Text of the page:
Financial Fraud Enforcement Task Force Announces Settlement with AIG Subsidiaries to Resolve Allegations of Lending Discrimination
Lenders Accountable for Higher Broker Fees Charged to Minority Borrowers
WASHINGTON – Two subsidiaries of American International Group Inc. have agreed to pay a minimum of $6.1 million to resolve allegations that they engaged in a pattern or practice of discrimination against African American borrowers, representatives of President Obama’s Financial Fraud Enforcement Task Force (FFETF) announced today.
The settlement was filed today in conjunction with a complaint made by the Justice Department in U.S. District Court in Delaware. Brought under the federal Fair Housing and Equal Credit Opportunity Acts, the complaint alleges African American borrowers nationwide were charged higher fees on wholesale loans made by AIG Federal Savings Bank (FSB) and Wilmington Finance Inc. (WFI), an affiliated mortgage lending company.
“Discriminatory practices by lenders, brokers, and other players in the mortgage market contributed to our nation’s housing crisis and economic meltdown. Lenders who looked the other way and ignored the discriminatory practices of brokers must be held accountable,” said Thomas E. Perez, Assistant Attorney General in charge of the Justice Department’s Civil Rights Division. “We will continue to pursue cases attacking a wide range of abuses that have destroyed communities and transformed the American dream of home ownership into a nightmare.”
AIG FSB and WFI contracted with mortgage brokers to obtain mortgage applications that were underwritten and funded by the defendants. The complaint alleges that AIG FSB and WFI failed to supervise or monitor brokers in setting broker fees. This practice had a disparate impact on African American borrowers, who were charged higher broker fees than white, non-Hispanic borrowers on thousands of such loans from July 2003 until May 2006, a period of time before the federal government obtained an ownership interest in American International Group Inc.
“Today’s settlement is significant because it marks the first time the Justice Department has held a lender responsible for failing to monitor its brokers to ensure that borrowers are not charged higher fees because of their race. If necessary, it will not be the last time,” Perez said.
According to the settlement, which is subject to court approval, AIG FSB and WFI will pay up to $6.1 million to African American customers who were charged higher broker fees than similarly-situated, non-Hispanic white customers, and will invest at least $1 million in consumer financial education efforts. AIG FSB and WFI will also be prohibited from discriminating on the basis of race or color in any aspect of wholesale home mortgage lending.
“Today’s settlement serves as a reminder for why President Obama established the Financial Fraud Enforcement Task Force and as an example of what you can expect to see in the future,” said Executive Director of the FFETF Robb Adkins. “The type of interagency communication that spurred this case and the subsequent hard work of dedicated law enforcement professionals will be the foundation for the task force’s achievements on behalf of the American people. Moving forward, the American people should expect to see more cases, public outreach and concrete results as an outcome of our new cooperation.”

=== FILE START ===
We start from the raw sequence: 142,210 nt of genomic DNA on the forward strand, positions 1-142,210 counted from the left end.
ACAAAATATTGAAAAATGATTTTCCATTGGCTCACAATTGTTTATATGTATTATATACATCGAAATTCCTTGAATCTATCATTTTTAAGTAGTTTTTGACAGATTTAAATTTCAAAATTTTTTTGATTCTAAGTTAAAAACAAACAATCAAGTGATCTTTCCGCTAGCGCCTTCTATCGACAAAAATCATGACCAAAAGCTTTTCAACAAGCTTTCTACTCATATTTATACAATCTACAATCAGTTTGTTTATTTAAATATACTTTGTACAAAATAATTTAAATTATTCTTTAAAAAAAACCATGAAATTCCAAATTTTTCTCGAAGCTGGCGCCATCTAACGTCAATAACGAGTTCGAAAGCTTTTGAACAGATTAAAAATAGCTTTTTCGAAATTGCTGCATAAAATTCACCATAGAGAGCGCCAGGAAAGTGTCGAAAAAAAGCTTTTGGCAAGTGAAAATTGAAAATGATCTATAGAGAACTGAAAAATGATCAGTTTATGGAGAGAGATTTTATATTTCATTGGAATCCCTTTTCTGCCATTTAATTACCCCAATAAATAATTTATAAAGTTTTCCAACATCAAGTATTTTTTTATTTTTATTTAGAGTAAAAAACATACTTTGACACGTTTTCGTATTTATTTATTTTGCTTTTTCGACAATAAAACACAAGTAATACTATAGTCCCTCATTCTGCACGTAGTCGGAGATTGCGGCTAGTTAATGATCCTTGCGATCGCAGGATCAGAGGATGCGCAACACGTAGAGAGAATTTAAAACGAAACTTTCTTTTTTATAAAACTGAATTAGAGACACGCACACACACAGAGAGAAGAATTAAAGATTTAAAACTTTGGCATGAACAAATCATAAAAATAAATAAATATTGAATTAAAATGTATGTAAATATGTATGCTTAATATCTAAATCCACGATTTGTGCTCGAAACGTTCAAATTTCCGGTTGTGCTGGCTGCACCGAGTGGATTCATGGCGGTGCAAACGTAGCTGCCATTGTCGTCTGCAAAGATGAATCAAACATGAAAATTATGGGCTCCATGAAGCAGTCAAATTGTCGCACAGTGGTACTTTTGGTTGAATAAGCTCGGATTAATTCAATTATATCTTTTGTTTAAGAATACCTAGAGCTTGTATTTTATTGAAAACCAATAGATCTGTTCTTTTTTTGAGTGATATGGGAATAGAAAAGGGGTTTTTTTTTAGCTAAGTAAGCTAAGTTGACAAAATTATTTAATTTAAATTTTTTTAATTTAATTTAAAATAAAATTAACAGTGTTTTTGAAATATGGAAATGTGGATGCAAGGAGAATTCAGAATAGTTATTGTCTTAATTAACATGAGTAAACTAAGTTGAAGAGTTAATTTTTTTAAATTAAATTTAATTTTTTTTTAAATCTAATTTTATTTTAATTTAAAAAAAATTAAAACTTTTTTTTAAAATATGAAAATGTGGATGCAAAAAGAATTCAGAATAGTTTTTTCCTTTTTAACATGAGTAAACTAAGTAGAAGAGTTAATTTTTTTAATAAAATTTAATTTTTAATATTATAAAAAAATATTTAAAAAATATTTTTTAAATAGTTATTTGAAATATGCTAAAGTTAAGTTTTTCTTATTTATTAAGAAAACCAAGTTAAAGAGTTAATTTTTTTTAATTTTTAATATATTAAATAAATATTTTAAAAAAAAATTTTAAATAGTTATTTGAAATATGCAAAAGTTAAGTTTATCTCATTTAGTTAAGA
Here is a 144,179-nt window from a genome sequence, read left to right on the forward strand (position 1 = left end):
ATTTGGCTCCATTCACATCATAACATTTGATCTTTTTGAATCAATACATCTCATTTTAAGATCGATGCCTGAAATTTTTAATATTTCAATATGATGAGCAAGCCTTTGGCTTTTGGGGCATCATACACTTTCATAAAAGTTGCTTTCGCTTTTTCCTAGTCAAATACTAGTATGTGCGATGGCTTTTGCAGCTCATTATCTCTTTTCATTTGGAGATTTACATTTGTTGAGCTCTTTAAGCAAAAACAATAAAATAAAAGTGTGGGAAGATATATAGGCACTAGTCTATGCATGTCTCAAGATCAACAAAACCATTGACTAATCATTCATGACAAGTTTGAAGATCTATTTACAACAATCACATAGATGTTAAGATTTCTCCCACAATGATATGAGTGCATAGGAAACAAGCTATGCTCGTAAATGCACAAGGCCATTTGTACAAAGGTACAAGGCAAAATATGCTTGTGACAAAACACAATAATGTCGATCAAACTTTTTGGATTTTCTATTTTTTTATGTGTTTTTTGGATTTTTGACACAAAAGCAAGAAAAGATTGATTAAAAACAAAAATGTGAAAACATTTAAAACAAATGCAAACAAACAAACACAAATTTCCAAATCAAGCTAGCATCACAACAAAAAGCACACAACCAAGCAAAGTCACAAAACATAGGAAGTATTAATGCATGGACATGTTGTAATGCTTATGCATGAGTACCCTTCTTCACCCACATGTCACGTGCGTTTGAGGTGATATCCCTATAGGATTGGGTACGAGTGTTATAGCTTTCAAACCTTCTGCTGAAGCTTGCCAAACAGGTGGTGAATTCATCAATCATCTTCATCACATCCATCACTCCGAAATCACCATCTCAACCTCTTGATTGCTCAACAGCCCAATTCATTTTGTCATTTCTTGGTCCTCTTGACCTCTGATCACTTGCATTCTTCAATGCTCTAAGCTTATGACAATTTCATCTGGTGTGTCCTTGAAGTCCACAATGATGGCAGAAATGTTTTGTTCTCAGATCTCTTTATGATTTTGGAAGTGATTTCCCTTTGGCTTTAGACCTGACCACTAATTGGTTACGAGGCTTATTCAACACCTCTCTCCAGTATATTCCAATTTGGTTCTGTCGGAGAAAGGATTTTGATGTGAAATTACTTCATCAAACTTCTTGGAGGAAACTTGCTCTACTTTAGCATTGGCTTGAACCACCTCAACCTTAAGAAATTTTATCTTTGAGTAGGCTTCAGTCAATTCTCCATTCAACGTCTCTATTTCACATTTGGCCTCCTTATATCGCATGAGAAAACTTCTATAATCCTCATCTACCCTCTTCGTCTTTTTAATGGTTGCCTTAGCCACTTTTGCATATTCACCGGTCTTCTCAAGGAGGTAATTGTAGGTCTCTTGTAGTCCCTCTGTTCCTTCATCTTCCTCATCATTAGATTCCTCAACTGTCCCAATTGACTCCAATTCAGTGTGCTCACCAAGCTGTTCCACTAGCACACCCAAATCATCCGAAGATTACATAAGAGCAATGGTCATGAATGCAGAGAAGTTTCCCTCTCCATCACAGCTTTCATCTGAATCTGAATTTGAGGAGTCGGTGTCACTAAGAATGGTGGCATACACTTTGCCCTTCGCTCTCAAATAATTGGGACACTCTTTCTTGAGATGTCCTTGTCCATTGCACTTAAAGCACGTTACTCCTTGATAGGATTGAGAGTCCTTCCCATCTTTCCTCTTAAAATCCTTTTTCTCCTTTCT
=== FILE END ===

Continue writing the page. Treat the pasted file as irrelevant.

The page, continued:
This case resulted from a referral by the Treasury Department’s Office of Thrift Supervision to the Justice Department’s Civil Rights Division in 2007, when this type of communication between agencies was too often the exception to the rule, said Adkins. In November 2009, President Barack Obama established the FFETF to make such cross-agency coordination the standard.
The task force is waging an aggressive, coordinated and proactive effort to investigate and prosecute financial crimes and remedy other abuses in the financial markets. The task force includes representatives from a broad range of federal agencies, regulatory authorities, inspectors general, and state and local law enforcement who, working together, bring to bear a powerful array of criminal and civil enforcement resources. The task force is working to improve efforts across the federal executive branch, and with state and local partners, to investigate and prosecute significant financial crimes, ensure just and effective punishment for those who perpetrate financial crimes, combat discrimination in the lending and financial markets, and recover proceeds for victims of financial crimes.
“Today’s settlement should serve as a warning shot to potential fraudsters and those who would discriminate against borrowers – we are redoubling our fight, we are strengthening cooperation and we are using all our resources to combat these crimes,” said Executive Director Adkins.
AIG FSB and WFI are not currently engaged in the business of wholesale home mortgage lending, but the settlement provides that if either defendant re-enters that business, the lender will implement specific, nonracial standards for broker fees and monitor all fees charged on the mortgage loans they fund to ensure that all customers are treated equally.
A copy of the complaint, as well as additional information about fair-lending enforcement by the Justice Department, can be obtained from the Justice Department Web site at http://www.justice.gov/fairhousing. On March 4, 2009, American International Group Inc. issued stock to a trust established in favor of the United States Treasury.
The enforcement of federal fair-lending laws is a priority of the Justice Department’s Civil Rights Division.